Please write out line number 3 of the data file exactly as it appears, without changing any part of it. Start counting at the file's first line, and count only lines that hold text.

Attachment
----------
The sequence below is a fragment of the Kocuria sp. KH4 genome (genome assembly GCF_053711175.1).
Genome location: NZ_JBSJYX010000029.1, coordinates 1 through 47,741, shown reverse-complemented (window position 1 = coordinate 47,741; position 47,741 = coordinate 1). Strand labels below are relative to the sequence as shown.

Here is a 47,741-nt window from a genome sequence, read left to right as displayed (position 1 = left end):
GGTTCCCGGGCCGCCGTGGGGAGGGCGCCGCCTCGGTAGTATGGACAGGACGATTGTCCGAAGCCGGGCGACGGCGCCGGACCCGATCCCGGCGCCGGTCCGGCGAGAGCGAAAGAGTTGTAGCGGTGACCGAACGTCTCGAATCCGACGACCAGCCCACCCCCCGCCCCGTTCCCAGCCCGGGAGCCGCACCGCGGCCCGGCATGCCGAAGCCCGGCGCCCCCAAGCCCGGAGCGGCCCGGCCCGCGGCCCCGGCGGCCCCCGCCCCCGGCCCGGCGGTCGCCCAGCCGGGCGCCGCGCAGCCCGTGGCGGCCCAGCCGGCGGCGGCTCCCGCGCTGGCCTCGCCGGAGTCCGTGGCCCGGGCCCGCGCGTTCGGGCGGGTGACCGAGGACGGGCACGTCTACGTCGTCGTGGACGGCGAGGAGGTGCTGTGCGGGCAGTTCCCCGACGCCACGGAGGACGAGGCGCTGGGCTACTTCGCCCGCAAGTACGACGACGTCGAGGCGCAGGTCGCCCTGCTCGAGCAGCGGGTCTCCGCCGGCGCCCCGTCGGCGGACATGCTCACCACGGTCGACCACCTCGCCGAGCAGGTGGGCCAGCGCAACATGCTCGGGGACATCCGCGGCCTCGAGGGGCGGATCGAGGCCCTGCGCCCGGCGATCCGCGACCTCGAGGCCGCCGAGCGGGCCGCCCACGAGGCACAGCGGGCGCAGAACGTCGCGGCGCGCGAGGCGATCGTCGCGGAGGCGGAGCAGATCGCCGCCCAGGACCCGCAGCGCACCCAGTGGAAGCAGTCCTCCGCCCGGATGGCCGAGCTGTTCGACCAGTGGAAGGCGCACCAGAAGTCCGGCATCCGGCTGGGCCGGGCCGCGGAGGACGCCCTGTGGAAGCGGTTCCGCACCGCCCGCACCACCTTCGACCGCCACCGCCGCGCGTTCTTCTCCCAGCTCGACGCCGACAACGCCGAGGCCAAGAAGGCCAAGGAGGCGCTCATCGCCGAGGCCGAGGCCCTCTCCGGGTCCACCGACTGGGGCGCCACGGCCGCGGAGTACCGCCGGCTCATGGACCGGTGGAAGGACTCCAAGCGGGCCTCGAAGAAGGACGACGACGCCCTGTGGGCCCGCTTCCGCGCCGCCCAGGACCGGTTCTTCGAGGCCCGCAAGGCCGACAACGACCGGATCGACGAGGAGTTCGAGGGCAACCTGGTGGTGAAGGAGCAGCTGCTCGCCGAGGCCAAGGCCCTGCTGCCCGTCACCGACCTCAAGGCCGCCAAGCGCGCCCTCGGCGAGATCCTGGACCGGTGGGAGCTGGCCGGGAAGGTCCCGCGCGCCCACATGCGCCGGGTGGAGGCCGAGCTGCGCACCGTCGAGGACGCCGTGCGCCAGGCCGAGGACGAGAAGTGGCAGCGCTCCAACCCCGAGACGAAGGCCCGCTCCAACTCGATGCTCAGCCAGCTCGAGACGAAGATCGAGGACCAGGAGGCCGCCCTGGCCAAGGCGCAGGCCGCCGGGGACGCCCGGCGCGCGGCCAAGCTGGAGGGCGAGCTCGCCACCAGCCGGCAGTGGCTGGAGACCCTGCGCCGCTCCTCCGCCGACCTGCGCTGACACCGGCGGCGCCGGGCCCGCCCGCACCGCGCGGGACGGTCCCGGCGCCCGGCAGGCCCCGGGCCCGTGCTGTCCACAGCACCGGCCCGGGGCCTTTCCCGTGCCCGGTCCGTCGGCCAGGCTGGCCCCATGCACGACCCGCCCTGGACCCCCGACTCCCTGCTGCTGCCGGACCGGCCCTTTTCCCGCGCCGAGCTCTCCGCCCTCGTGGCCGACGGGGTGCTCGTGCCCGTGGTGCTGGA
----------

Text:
Here is a 47,741-nt window from a genome sequence, read left to right as displayed (position 1 = left end):